Description: A health monitoring approach is investigated for hydrokinetic turbine blade applications. In-service monitoring is critical due to the difficult environment for blade inspection and the cost of inspection downtime. Composite blade designs have advantages that include long life in marine environments and great control over mechanical properties. Experimental strain characteristics are determined for static loads and free-vibration loads. These experiments are designed to simulate the dynamic characteristics of hydrokinetic turbine blades. Carbon/epoxy symmetric composite laminates are manufactured using an autoclave process. Four-layer composite beams, eight-layer composite beams, and two-dimensional eight-layer composite blades are instrumented for strain. Experimental results for strain measurements from electrical resistance gages are validated with theoretical characteristics obtained from in-house finite-element analysis for all sample cases. These preliminary tests on the composite samples show good correlation between experimental and finite-element strain results. A health monitoring system is proposed in which damage to a composite structure, e.g. delamination and fiber breakage, causes changes in the strain signature behavior. The system is based on embedded strain sensors and embedded motes in which strain information is demodulated for wireless transmission. In-service monitoring is critical due to the difficult environment for blade inspection and the cost of inspection downtime. Composite blade designs provide a medium for embedding sensors into the blades for in-situ health monitoring. The major challenge with in-situ health monitoring is transmission of sensor signals from the remote rotating reference frame of the blade to the system monitoring station. In the presented work, a novel system for relaying in-situ blade health measurements in hydrokinetic systems is described and demonstrated. An ultrasonic communication system is used to transmit sensor data underwater from the rotating frame of the blade to a fixed relay station. Data are then broadcast via radio waves to a remote monitoring station. Results indicate that the assembled ...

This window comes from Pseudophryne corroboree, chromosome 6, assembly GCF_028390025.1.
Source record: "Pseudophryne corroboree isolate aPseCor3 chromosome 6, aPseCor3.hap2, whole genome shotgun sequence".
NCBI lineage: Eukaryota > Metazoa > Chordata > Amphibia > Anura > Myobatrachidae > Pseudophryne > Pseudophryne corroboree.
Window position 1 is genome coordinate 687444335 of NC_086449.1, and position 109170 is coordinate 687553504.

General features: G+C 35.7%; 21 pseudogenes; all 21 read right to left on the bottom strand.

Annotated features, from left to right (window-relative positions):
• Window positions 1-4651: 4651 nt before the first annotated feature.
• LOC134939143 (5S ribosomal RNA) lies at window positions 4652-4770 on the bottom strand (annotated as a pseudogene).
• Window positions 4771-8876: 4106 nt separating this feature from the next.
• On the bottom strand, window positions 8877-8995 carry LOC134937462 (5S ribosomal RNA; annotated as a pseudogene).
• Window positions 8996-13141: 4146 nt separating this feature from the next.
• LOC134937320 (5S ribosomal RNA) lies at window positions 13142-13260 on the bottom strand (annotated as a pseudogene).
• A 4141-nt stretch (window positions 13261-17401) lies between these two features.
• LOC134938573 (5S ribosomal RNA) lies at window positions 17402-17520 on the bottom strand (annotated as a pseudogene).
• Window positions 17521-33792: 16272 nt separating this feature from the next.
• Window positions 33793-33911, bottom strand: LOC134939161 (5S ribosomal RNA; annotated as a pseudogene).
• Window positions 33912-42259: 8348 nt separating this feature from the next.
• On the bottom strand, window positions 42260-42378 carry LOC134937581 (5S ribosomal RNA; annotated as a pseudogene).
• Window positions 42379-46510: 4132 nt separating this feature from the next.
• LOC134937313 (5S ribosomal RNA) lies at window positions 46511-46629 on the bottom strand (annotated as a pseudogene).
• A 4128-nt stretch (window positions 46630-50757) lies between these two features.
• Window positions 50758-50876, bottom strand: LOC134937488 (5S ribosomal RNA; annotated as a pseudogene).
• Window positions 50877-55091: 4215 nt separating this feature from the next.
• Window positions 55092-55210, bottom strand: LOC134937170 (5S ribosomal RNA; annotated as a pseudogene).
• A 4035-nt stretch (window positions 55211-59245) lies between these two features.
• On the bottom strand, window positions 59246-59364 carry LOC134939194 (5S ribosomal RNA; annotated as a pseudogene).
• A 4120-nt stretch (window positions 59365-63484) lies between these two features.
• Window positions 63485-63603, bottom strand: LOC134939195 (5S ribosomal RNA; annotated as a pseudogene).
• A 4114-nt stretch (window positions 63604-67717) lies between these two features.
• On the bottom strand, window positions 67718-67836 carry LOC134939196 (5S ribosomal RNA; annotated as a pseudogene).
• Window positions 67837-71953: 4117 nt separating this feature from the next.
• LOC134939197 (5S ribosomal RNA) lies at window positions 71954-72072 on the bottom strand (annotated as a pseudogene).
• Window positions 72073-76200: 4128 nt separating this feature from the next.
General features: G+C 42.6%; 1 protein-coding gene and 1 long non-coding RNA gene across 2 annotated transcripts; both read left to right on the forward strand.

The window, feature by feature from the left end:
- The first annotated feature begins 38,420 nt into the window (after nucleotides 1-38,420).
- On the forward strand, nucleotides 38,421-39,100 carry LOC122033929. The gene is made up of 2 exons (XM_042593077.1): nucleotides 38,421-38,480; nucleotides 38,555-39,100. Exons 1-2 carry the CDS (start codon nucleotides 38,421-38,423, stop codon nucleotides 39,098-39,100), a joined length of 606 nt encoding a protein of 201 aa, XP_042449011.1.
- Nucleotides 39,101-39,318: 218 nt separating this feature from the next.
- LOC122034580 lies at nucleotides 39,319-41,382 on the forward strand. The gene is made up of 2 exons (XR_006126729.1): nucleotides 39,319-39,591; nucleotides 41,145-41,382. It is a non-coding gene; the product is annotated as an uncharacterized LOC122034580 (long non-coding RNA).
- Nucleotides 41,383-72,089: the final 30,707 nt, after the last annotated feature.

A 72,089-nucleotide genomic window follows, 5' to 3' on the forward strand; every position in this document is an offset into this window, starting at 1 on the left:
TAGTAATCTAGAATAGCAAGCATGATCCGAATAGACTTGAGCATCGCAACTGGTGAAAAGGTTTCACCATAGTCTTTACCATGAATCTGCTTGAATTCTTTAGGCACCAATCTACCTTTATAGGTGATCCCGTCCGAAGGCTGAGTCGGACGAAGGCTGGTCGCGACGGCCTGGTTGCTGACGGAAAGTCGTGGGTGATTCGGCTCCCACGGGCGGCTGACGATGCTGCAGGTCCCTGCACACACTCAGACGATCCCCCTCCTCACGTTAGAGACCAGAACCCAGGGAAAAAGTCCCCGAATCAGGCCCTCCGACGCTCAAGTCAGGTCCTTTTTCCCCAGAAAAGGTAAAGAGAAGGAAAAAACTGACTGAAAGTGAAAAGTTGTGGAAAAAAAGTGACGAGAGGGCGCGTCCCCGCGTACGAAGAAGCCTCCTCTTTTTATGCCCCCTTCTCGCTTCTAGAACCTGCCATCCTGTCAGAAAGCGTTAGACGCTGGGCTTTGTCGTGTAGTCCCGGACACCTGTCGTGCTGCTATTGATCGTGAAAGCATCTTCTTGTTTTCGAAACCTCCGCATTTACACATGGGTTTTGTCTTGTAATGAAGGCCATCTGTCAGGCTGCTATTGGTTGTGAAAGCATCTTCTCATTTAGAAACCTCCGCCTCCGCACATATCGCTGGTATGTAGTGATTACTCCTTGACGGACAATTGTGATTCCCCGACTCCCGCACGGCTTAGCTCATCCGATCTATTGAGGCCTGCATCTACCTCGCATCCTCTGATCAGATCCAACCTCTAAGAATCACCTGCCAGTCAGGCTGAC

Date: September 21, 2012
Creator: Chandrashekhara, J.L. Rovey K.